“And I can tell you frankly that that is something that doesn’t happen every day at my house. After all, we’re in La France Profonde here. This is not the Riviera. It’s not every day that I am kissed by three lovely young actresses wearing bikinis.

“I hope they come back next summer!”

Alas, they are all gone now. The actresses. The aspiring doctor. The musician. Even the high school student. All have moved on…back to school…off with friends…on to their careers and companions.

And it is raining.

“Well, it is good and it is bad,” said another neighbor. We had our four children visiting…with 12 grandchildren. I can tell you, things were pretty lively at our house. And what a pleasure it was to have them.

“But it’s a pleasure when they leave too. You get to sit down…put things back in order in the house.

“They’re not all gone yet. But they’re leaving on a pilgrimage tomorrow. Each year we do a section of the route of St. Jacques de Compostelle with the children and grandchildren. You know, it’s a hiking trail that goes all the way through France, then across the Pyrenees to Santiago. We hike for three days, normally, and do about 80 kilometers. We carry our backpacks and sleeping bags and sleep out under the stars. It’s a great experience for everybody.”

“What if it rains?” we wondered.

“Then, it’s not so nice…”

For reference, here is John Adams on the St. James’ Way…also known as the Milky Way, since it follows the general direction of the Milky Way, from Northern Europe to the Atlantic Coast of Spain.

Adams was sent to Paris to raise money for the American War of Independence. His ship started to leak so he was put ashore at Finisterre on the coast of Spain. From there, he and his two sons made their way to Paris by following the route of St. Jacques de Compostelle backwards:

I have always regretted that We could not find time to make a Pilgrimage to Saint Iago de Compostella. We were informed…that the Original of this Shrine and Temple of St. Iago was this. A certain Shepherd saw a bright Light there in the night. Afterwards it was revealed to an Archbishop that St. James was buried there. This laid the Foundation of a Church, and they have built an Altar on the Spot where the Shepherd saw the Light. In the time of the Moors, the People made a Vow, that if the Moors should be driven from this Country, they would give a certain portion of the Income of their Lands to Saint James. The Moors were defeated and expelled and it was reported and believed, that Saint James was in the Battle and fought with a drawn Sword at the head of the Spanish Troops, on Horseback. The People, believing that they owed the Victory to the Saint, very cheerfully fulfilled their Vows by paying the Tribute… Upon the Supposition that this is the place of the Sepulchre of Saint James, there are great numbers of Pilgrims, who visit it, every Year, from France, Spain, Italy and other parts of Europe, many of them on foot.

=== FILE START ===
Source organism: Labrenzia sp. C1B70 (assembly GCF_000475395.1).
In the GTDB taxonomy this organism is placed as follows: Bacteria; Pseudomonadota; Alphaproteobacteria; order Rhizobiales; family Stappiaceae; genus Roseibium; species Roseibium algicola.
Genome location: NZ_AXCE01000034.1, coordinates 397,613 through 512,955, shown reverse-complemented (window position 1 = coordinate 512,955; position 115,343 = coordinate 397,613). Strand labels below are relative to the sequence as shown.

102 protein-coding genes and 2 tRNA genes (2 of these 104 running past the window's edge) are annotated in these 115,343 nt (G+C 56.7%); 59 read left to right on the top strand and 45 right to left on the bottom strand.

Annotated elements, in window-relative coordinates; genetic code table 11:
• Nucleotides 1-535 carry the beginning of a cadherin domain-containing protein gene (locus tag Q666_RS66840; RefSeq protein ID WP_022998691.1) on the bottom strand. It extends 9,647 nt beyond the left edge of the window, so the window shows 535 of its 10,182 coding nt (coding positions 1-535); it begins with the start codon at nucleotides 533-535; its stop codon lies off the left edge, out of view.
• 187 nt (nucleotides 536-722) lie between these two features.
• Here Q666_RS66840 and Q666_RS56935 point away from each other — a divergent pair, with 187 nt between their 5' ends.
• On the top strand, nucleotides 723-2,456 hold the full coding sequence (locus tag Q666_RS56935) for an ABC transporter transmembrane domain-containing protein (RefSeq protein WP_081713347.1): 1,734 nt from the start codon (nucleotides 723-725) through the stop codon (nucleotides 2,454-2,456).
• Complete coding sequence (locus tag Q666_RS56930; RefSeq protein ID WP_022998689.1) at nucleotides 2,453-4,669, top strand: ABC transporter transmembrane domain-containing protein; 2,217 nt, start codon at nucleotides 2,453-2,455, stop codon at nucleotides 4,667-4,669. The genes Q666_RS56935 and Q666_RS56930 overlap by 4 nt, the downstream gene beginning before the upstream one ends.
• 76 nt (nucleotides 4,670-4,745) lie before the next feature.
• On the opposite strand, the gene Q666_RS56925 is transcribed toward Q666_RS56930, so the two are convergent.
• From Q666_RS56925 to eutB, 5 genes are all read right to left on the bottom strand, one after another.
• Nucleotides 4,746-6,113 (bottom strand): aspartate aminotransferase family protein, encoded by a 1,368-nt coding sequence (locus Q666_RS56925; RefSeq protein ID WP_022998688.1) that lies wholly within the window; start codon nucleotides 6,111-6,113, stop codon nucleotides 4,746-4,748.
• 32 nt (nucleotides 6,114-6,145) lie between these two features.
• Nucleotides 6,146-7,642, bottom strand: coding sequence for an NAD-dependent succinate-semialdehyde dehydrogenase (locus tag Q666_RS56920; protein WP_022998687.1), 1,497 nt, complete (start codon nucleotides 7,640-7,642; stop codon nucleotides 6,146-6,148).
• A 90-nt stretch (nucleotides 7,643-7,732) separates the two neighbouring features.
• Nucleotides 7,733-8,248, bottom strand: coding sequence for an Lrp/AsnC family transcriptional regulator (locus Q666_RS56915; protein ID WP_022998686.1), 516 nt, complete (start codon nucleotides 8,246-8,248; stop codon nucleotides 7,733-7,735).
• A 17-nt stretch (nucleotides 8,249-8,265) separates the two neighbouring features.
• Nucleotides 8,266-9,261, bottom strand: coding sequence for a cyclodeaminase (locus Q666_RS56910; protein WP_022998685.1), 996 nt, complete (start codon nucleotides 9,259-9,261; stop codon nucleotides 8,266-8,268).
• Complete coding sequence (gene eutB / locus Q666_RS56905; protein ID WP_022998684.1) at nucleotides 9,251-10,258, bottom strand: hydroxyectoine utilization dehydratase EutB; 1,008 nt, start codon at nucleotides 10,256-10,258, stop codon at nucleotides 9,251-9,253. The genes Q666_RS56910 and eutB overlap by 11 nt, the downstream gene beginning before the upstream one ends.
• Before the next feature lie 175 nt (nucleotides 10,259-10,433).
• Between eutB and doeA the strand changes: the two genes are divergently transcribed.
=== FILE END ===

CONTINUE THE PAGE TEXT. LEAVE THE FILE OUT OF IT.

Bill Bonner
for Markets and Money

Bill Bonner

Bill Bonner

Since founding Agora Inc. in 1979, Bill Bonner has found success and garnered camaraderie in numerous communities and industries. A man of many talents, his entrepreneurial savvy, unique writings, philanthropic undertakings, and preservationist activities have all been recognized and awarded by some of America’s most respected authorities. Along with Addison Wiggin, his friend and colleague, Bill has written two New York Times best-selling books, Financial Reckoning Day and Empire of Debt. Both works have been critically acclaimed internationally. With political journalist Lila Rajiva, he wrote his third New York Times best-selling book, Mobs, Messiahs and Markets, which offers concrete advice on how to avoid the public spectacle of modern finance. Since 1999, Bill has been a daily contributor and the driving force behind Markets and Money.
Bill Bonner

Latest posts by Bill Bonner (see all)

Leave a Reply

Be the First to Comment!

Notify of
Letters will be edited for clarity, punctuation, spelling and length. Abusive or off-topic comments will not be posted. We will not post all comments.
If you would prefer to email the editor, you can do so by sending an email to letters@marketsandmoney.com.au